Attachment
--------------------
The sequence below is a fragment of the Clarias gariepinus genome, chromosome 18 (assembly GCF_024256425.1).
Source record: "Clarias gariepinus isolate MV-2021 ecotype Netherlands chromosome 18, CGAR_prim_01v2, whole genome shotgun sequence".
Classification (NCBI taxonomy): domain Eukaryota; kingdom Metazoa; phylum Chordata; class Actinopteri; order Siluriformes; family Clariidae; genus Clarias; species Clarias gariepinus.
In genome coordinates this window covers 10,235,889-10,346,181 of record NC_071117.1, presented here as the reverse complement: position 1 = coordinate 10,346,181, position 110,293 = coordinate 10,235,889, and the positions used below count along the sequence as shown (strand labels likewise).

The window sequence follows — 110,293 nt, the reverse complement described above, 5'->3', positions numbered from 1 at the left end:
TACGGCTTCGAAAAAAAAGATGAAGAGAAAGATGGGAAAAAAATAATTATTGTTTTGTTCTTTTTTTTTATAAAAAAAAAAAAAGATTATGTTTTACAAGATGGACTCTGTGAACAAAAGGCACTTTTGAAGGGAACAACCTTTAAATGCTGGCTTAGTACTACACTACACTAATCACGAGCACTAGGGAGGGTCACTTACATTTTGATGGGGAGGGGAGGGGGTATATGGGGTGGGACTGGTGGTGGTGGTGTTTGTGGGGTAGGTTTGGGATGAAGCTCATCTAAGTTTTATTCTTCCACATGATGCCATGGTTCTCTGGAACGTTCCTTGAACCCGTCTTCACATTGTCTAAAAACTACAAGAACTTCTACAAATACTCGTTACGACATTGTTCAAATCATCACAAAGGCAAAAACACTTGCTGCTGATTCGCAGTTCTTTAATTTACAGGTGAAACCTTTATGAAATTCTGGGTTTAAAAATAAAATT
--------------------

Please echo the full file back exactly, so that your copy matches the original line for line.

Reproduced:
The sequence below is a fragment of the Clarias gariepinus genome, chromosome 18 (assembly GCF_024256425.1).
Source record: "Clarias gariepinus isolate MV-2021 ecotype Netherlands chromosome 18, CGAR_prim_01v2, whole genome shotgun sequence".
Classification (NCBI taxonomy): domain Eukaryota; kingdom Metazoa; phylum Chordata; class Actinopteri; order Siluriformes; family Clariidae; genus Clarias; species Clarias gariepinus.
In genome coordinates this window covers 10,235,889-10,346,181 of record NC_071117.1, presented here as the reverse complement: position 1 = coordinate 10,346,181, position 110,293 = coordinate 10,235,889, and the positions used below count along the sequence as shown (strand labels likewise).

The window sequence follows — 110,293 nt, the reverse complement described above, 5'->3', positions numbered from 1 at the left end:
TACGGCTTCGAAAAAAAAGATGAAGAGAAAGATGGGAAAAAAATAATTATTGTTTTGTTCTTTTTTTTTATAAAAAAAAAAAAAGATTATGTTTTACAAGATGGACTCTGTGAACAAAAGGCACTTTTGAAGGGAACAACCTTTAAATGCTGGCTTAGTACTACACTACACTAATCACGAGCACTAGGGAGGGTCACTTACATTTTGATGGGGAGGGGAGGGGGTATATGGGGTGGGACTGGTGGTGGTGGTGTTTGTGGGGTAGGTTTGGGATGAAGCTCATCTAAGTTTTATTCTTCCACATGATGCCATGGTTCTCTGGAACGTTCCTTGAACCCGTCTTCACATTGTCTAAAAACTACAAGAACTTCTACAAATACTCGTTACGACATTGTTCAAATCATCACAAAGGCAAAAACACTTGCTGCTGATTCGCAGTTCTTTAATTTACAGGTGAAACCTTTATGAAATTCTGGGTTTAAAAATAAAATT